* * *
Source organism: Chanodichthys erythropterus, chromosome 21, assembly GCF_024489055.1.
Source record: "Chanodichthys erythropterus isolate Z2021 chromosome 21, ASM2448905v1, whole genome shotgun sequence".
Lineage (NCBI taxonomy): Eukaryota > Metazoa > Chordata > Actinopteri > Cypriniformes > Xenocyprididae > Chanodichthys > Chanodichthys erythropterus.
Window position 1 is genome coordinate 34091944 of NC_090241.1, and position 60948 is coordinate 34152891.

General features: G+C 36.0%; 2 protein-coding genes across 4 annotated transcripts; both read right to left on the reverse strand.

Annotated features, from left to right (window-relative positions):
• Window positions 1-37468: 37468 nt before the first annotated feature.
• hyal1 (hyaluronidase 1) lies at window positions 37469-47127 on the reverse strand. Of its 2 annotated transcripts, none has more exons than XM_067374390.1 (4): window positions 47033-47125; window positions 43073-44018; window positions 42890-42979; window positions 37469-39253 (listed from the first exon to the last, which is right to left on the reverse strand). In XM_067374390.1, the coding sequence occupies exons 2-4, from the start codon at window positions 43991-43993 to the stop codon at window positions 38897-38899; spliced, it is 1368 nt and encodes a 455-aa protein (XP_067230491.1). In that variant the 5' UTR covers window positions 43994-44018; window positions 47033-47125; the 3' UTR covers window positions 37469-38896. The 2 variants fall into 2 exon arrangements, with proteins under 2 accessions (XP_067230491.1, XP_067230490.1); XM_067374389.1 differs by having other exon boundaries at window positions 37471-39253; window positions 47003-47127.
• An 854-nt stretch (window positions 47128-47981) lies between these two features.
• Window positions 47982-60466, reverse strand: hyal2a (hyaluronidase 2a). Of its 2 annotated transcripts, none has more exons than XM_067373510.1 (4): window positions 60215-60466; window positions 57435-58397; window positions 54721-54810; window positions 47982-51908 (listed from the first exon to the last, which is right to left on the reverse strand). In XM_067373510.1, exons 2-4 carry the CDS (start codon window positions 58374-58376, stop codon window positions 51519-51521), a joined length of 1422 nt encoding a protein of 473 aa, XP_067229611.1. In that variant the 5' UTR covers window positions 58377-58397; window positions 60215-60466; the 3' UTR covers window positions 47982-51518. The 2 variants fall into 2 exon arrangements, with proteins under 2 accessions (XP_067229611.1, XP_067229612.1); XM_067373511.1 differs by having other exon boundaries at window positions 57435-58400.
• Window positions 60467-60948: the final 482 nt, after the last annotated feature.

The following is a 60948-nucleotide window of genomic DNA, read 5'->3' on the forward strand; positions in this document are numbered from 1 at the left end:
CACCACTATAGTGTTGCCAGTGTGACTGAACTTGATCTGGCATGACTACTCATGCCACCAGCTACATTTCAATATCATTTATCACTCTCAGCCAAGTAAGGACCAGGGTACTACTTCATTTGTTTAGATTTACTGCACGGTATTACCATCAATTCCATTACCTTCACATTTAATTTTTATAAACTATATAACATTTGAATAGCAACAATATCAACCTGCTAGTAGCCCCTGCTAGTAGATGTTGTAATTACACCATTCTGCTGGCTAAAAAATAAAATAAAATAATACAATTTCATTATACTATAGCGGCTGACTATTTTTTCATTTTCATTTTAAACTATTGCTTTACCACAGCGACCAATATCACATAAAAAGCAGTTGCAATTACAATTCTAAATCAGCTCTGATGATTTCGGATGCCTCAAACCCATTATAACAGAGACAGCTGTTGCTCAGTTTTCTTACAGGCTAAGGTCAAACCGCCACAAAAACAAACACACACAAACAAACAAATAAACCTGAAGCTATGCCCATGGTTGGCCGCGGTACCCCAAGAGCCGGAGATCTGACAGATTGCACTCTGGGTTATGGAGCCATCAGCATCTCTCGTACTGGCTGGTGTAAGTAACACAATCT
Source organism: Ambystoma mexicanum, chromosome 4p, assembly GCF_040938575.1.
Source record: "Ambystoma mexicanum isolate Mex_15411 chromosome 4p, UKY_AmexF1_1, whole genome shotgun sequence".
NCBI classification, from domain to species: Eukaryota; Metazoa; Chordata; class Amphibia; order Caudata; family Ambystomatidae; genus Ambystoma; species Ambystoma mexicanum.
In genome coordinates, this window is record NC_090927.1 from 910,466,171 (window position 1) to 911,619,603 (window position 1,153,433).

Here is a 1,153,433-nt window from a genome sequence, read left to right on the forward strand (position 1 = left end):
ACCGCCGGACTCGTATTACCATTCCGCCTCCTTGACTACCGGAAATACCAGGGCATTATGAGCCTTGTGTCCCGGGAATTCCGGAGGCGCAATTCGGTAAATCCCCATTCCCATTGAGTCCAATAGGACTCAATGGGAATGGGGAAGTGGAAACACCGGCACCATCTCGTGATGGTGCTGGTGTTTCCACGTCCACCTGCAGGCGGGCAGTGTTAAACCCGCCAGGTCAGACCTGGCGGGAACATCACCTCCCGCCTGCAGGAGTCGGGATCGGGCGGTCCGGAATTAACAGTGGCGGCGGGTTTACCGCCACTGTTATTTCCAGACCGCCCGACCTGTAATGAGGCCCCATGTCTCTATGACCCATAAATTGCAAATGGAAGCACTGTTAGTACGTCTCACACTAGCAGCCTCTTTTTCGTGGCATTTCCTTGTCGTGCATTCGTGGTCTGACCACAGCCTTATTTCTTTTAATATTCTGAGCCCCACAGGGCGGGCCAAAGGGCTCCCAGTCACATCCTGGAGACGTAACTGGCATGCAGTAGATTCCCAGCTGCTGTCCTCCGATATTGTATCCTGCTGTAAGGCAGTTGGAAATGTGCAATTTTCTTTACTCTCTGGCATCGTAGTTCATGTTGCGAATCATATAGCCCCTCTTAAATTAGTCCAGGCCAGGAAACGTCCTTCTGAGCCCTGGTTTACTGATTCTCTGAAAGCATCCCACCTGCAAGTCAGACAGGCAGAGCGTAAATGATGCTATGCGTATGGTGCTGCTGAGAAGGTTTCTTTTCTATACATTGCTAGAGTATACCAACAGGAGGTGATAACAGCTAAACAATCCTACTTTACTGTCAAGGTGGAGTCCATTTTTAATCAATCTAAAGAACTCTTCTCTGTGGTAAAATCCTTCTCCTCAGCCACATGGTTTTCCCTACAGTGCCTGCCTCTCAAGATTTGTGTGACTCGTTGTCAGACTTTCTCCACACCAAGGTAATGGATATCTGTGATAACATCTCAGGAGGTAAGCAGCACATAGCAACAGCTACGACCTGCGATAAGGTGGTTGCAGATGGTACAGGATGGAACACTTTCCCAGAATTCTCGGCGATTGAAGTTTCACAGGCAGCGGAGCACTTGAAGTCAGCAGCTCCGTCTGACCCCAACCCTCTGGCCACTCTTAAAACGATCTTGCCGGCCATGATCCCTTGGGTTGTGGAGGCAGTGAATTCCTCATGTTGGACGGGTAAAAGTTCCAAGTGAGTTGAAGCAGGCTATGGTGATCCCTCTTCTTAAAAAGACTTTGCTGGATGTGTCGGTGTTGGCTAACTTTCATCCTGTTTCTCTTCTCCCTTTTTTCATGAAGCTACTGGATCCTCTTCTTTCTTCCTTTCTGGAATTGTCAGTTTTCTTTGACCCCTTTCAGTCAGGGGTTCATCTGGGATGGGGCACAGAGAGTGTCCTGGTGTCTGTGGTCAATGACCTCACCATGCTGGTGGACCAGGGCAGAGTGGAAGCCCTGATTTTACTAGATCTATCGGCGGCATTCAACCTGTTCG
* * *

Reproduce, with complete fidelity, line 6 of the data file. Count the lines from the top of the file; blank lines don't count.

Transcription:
Annotated features, from left to right (window-relative positions):